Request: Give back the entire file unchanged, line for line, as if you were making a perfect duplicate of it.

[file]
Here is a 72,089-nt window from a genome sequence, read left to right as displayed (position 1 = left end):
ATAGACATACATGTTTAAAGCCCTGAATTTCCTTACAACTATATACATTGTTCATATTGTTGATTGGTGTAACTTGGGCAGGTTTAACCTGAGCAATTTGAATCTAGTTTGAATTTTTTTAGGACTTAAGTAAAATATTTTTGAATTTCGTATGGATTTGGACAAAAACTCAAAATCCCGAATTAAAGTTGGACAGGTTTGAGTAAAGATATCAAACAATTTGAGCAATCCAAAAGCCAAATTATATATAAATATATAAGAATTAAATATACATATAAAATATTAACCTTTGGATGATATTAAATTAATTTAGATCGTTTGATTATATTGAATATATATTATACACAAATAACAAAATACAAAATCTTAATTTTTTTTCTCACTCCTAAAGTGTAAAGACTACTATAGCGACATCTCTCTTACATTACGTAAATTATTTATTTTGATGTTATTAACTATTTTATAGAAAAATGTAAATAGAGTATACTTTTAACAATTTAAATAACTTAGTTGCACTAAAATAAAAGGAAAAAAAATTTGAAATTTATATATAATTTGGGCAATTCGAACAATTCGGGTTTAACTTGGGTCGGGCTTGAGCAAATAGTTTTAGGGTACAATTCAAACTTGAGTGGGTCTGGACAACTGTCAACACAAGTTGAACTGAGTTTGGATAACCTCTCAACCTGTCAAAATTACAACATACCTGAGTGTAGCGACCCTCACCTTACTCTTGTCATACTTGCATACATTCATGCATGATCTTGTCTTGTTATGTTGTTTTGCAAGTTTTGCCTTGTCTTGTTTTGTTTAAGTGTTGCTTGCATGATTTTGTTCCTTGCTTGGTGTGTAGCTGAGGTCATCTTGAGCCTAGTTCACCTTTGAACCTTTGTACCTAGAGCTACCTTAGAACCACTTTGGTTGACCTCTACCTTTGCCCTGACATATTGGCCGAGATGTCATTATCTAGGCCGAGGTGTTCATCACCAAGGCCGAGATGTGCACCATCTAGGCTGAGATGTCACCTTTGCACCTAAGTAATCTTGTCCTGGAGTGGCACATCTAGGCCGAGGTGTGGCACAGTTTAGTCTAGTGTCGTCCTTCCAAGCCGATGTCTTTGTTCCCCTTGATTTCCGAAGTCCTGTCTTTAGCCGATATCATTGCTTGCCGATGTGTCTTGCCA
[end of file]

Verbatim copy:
Here is a 72,089-nt window from a genome sequence, read left to right as displayed (position 1 = left end):
ATAGACATACATGTTTAAAGCCCTGAATTTCCTTACAACTATATACATTGTTCATATTGTTGATTGGTGTAACTTGGGCAGGTTTAACCTGAGCAATTTGAATCTAGTTTGAATTTTTTTAGGACTTAAGTAAAATATTTTTGAATTTCGTATGGATTTGGACAAAAACTCAAAATCCCGAATTAAAGTTGGACAGGTTTGAGTAAAGATATCAAACAATTTGAGCAATCCAAAAGCCAAATTATATATAAATATATAAGAATTAAATATACATATAAAATATTAACCTTTGGATGATATTAAATTAATTTAGATCGTTTGATTATATTGAATATATATTATACACAAATAACAAAATACAAAATCTTAATTTTTTTTCTCACTCCTAAAGTGTAAAGACTACTATAGCGACATCTCTCTTACATTACGTAAATTATTTATTTTGATGTTATTAACTATTTTATAGAAAAATGTAAATAGAGTATACTTTTAACAATTTAAATAACTTAGTTGCACTAAAATAAAAGGAAAAAAAATTTGAAATTTATATATAATTTGGGCAATTCGAACAATTCGGGTTTAACTTGGGTCGGGCTTGAGCAAATAGTTTTAGGGTACAATTCAAACTTGAGTGGGTCTGGACAACTGTCAACACAAGTTGAACTGAGTTTGGATAACCTCTCAACCTGTCAAAATTACAACATACCTGAGTGTAGCGACCCTCACCTTACTCTTGTCATACTTGCATACATTCATGCATGATCTTGTCTTGTTATGTTGTTTTGCAAGTTTTGCCTTGTCTTGTTTTGTTTAAGTGTTGCTTGCATGATTTTGTTCCTTGCTTGGTGTGTAGCTGAGGTCATCTTGAGCCTAGTTCACCTTTGAACCTTTGTACCTAGAGCTACCTTAGAACCACTTTGGTTGACCTCTACCTTTGCCCTGACATATTGGCCGAGATGTCATTATCTAGGCCGAGGTGTTCATCACCAAGGCCGAGATGTGCACCATCTAGGCTGAGATGTCACCTTTGCACCTAAGTAATCTTGTCCTGGAGTGGCACATCTAGGCCGAGGTGTGGCACAGTTTAGTCTAGTGTCGTCCTTCCAAGCCGATGTCTTTGTTCCCCTTGATTTCCGAAGTCCTGTCTTTAGCCGATATCATTGCTTGCCGATGTGTCTTGCCA